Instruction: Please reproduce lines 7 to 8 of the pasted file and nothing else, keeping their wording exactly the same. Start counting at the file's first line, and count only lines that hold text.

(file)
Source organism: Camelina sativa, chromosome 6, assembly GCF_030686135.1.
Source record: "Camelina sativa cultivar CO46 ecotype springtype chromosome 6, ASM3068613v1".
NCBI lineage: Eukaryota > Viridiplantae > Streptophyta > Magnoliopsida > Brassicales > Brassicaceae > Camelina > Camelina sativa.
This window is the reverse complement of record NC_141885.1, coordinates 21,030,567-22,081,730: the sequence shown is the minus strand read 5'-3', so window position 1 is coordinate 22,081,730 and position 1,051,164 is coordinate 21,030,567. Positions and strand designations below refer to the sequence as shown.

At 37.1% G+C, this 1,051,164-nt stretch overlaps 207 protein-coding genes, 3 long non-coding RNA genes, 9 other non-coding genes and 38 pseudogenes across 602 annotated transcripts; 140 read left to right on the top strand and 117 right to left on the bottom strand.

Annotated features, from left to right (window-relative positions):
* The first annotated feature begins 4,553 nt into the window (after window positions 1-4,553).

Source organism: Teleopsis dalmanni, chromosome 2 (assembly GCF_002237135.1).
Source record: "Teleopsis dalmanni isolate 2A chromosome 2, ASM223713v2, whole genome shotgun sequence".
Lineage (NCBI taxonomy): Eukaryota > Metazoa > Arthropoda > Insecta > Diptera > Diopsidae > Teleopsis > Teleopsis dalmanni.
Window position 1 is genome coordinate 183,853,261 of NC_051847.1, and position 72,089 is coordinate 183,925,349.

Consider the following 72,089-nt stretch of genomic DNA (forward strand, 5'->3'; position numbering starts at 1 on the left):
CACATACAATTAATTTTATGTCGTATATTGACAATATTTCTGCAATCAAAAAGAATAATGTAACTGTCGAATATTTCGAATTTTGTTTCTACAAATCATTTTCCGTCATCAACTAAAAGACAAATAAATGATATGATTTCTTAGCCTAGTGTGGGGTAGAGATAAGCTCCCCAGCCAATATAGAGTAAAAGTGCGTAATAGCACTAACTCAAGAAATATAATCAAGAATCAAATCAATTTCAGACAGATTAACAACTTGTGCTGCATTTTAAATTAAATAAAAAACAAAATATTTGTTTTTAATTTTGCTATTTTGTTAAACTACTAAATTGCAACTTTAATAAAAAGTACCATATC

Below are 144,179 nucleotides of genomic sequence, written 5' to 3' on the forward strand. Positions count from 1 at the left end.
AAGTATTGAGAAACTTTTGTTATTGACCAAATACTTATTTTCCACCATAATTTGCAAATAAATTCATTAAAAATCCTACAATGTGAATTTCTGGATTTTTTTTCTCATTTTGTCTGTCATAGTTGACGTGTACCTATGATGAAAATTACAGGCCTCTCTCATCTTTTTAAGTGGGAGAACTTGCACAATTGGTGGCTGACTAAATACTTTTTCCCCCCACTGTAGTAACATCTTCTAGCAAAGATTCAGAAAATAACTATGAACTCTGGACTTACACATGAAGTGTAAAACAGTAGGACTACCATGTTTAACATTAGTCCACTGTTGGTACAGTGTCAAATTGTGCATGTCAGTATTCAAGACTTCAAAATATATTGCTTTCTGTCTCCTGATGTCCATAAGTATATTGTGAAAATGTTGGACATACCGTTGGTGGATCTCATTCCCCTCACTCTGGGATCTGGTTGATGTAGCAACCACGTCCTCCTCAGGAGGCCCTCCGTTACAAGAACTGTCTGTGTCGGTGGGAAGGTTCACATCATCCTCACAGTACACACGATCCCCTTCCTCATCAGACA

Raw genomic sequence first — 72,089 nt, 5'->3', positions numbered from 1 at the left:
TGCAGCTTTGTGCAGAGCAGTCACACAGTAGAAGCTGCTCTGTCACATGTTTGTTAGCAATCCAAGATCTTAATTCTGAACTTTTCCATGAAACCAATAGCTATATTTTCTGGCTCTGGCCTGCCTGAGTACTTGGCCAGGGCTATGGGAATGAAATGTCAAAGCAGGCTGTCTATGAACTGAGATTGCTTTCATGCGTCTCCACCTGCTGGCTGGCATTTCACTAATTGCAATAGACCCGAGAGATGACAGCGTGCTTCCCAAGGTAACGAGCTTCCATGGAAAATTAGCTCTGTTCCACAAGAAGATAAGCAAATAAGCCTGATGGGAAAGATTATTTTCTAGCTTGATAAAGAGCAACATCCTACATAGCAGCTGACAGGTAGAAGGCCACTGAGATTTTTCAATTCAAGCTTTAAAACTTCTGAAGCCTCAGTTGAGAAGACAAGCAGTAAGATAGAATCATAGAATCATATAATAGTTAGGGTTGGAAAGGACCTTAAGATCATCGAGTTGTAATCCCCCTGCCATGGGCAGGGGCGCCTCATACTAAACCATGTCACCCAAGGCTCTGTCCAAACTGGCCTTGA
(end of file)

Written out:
* The first annotated feature begins 4,553 nt into the window (after window positions 1-4,553).

Source organism: Teleopsis dalmanni, chromosome 2 (assembly GCF_002237135.1).